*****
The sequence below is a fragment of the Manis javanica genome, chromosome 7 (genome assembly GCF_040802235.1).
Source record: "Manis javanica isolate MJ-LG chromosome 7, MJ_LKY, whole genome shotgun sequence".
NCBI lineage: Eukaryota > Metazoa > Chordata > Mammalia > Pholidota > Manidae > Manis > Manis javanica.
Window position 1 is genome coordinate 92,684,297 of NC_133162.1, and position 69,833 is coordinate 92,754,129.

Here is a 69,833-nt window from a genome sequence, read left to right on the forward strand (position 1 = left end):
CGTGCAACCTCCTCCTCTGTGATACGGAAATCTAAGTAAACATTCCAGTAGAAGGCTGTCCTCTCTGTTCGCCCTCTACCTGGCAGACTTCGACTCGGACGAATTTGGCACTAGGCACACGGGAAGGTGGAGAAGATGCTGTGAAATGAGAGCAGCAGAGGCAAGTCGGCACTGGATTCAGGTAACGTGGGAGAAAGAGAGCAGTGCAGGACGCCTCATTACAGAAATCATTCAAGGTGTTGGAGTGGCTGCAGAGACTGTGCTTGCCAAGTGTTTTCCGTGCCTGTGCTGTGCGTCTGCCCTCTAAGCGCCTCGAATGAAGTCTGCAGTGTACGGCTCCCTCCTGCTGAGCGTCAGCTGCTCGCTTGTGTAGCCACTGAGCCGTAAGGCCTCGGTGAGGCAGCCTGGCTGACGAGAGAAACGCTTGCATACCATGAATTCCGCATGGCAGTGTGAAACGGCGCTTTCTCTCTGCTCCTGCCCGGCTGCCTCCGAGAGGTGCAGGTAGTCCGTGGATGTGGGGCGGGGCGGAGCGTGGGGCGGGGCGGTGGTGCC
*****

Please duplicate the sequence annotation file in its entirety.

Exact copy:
The sequence below is a fragment of the Manis javanica genome, chromosome 7 (genome assembly GCF_040802235.1).
Source record: "Manis javanica isolate MJ-LG chromosome 7, MJ_LKY, whole genome shotgun sequence".
NCBI lineage: Eukaryota > Metazoa > Chordata > Mammalia > Pholidota > Manidae > Manis > Manis javanica.
Window position 1 is genome coordinate 92,684,297 of NC_133162.1, and position 69,833 is coordinate 92,754,129.

Here is a 69,833-nt window from a genome sequence, read left to right on the forward strand (position 1 = left end):
CGTGCAACCTCCTCCTCTGTGATACGGAAATCTAAGTAAACATTCCAGTAGAAGGCTGTCCTCTCTGTTCGCCCTCTACCTGGCAGACTTCGACTCGGACGAATTTGGCACTAGGCACACGGGAAGGTGGAGAAGATGCTGTGAAATGAGAGCAGCAGAGGCAAGTCGGCACTGGATTCAGGTAACGTGGGAGAAAGAGAGCAGTGCAGGACGCCTCATTACAGAAATCATTCAAGGTGTTGGAGTGGCTGCAGAGACTGTGCTTGCCAAGTGTTTTCCGTGCCTGTGCTGTGCGTCTGCCCTCTAAGCGCCTCGAATGAAGTCTGCAGTGTACGGCTCCCTCCTGCTGAGCGTCAGCTGCTCGCTTGTGTAGCCACTGAGCCGTAAGGCCTCGGTGAGGCAGCCTGGCTGACGAGAGAAACGCTTGCATACCATGAATTCCGCATGGCAGTGTGAAACGGCGCTTTCTCTCTGCTCCTGCCCGGCTGCCTCCGAGAGGTGCAGGTAGTCCGTGGATGTGGGGCGGGGCGGAGCGTGGGGCGGGGCGGTGGTGCC